New Law Changes Military Policies.
For too long, Military Sexual Trauma (MST) remained one of the military’s most tragic secrets. Now MST is finally getting the national attention it deserves both in the media and among public officials.
What is MST?
To learn more about MST, visit VA’s PTSD website. MST is defined as “psychological trauma, which in the judgment of a VA mental health professional, resulted from a physical assault of a sexual nature, battery of a sexual nature, or sexual harassment which occurred while the Veteran was serving on active duty or active duty for training.”
MST Cases Rise Sharply
An Associated Press story last week reported that the number of reported sexual assaults in the military increased by more than 50% in the past year. Defense officials say the increase may suggest that victims are becoming more willing to come forward after a tumultuous year of scandals that shined a spotlight on the crimes and put pressure on the military to take aggressive action. This may be a result of new MST laws enacted during 2013.
New MST Laws
As ABC News reports, President Barack Obama recently signed a legislation into law that sets in motion a new policy that changes the way the military investigates and prosecutes cases of MST.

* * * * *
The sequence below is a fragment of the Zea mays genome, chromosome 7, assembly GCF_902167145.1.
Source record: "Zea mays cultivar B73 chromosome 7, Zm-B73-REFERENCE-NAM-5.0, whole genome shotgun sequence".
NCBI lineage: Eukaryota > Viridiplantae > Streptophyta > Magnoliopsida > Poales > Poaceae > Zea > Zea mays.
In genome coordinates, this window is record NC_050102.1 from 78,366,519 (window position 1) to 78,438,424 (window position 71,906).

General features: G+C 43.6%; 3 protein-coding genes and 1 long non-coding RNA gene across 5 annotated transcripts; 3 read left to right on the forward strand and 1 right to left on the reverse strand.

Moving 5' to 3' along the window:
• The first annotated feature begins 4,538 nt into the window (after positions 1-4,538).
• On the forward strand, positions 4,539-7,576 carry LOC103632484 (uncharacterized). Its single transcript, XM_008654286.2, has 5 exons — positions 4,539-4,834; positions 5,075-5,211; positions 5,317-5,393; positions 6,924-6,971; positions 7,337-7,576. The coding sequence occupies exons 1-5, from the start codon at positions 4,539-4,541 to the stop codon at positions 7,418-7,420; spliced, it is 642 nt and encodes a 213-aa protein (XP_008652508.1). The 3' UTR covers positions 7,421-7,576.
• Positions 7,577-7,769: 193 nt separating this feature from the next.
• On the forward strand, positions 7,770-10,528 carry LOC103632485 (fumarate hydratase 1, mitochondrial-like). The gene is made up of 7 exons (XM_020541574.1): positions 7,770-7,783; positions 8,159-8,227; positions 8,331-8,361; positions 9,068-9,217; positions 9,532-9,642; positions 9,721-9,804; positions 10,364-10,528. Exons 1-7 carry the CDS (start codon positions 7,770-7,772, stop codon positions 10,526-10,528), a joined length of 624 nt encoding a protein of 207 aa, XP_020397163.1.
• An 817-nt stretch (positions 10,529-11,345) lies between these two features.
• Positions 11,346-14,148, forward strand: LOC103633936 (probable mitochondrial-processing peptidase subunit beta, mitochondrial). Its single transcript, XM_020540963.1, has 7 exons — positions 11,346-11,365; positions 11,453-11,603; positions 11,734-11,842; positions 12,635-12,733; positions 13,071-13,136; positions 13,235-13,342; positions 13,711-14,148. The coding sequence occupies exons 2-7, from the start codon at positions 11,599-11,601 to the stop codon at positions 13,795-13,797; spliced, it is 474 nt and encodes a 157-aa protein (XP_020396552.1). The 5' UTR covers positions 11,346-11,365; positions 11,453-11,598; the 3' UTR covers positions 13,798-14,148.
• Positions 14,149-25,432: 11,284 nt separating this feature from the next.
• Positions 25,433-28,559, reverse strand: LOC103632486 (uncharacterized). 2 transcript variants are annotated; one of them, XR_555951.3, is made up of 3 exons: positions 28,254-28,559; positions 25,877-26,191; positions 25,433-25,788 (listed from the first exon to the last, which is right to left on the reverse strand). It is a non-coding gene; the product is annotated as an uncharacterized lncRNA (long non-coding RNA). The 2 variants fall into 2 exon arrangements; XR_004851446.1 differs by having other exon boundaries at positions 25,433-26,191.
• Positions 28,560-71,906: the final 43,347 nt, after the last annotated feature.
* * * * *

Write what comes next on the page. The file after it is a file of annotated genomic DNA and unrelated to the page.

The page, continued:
Among other things, ABC notes, the new policy prohibits commanders from overturning jury trial verdicts, makes it a crime to retaliate against victims who report assaults, and eliminates the statute of limitations on rape and sexual assault for courts-martial.
Bergmann & Moore follows the issue of MST closely because many Veterans experience long delays and improper denials for posttraumatic stress disorder (PTSD) claims involving MST. If your claim was denied or given a low rating, or if you can’t work due to medical conditions associated with PTSD and MST, please call Bergmann & Moore for a free claim appeal consultation.